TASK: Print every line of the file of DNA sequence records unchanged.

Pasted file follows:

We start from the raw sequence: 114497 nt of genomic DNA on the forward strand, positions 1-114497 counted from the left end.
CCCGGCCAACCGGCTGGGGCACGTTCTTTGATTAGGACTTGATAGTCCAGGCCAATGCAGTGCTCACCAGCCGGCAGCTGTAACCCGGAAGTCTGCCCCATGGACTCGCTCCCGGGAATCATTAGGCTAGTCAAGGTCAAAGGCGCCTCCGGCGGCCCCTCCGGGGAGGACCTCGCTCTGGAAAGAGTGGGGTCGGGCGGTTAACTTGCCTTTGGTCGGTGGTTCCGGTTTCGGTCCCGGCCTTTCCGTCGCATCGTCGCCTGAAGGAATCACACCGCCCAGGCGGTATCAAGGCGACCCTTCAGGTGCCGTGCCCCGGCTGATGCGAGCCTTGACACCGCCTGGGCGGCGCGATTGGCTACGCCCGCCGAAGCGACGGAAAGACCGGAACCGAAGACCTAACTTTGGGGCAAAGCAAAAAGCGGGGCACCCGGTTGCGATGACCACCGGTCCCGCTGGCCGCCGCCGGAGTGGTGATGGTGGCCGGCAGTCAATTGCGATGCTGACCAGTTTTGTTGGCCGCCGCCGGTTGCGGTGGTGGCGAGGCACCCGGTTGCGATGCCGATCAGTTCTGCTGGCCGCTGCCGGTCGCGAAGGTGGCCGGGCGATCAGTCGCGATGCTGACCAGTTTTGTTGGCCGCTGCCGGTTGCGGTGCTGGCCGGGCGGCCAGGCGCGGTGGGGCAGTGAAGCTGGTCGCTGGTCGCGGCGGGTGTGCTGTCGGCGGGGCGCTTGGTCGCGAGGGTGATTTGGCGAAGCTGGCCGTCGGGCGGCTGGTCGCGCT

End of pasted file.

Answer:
We start from the raw sequence: 114497 nt of genomic DNA on the forward strand, positions 1-114497 counted from the left end.
CCCGGCCAACCGGCTGGGGCACGTTCTTTGATTAGGACTTGATAGTCCAGGCCAATGCAGTGCTCACCAGCCGGCAGCTGTAACCCGGAAGTCTGCCCCATGGACTCGCTCCCGGGAATCATTAGGCTAGTCAAGGTCAAAGGCGCCTCCGGCGGCCCCTCCGGGGAGGACCTCGCTCTGGAAAGAGTGGGGTCGGGCGGTTAACTTGCCTTTGGTCGGTGGTTCCGGTTTCGGTCCCGGCCTTTCCGTCGCATCGTCGCCTGAAGGAATCACACCGCCCAGGCGGTATCAAGGCGACCCTTCAGGTGCCGTGCCCCGGCTGATGCGAGCCTTGACACCGCCTGGGCGGCGCGATTGGCTACGCCCGCCGAAGCGACGGAAAGACCGGAACCGAAGACCTAACTTTGGGGCAAAGCAAAAAGCGGGGCACCCGGTTGCGATGACCACCGGTCCCGCTGGCCGCCGCCGGAGTGGTGATGGTGGCCGGCAGTCAATTGCGATGCTGACCAGTTTTGTTGGCCGCCGCCGGTTGCGGTGGTGGCGAGGCACCCGGTTGCGATGCCGATCAGTTCTGCTGGCCGCTGCCGGTCGCGAAGGTGGCCGGGCGATCAGTCGCGATGCTGACCAGTTTTGTTGGCCGCTGCCGGTTGCGGTGCTGGCCGGGCGGCCAGGCGCGGTGGGGCAGTGAAGCTGGTCGCTGGTCGCGGCGGGTGTGCTGTCGGCGGGGCGCTTGGTCGCGAGGGTGATTTGGCGAAGCTGGCCGTCGGGCGGCTGGTCGCGCT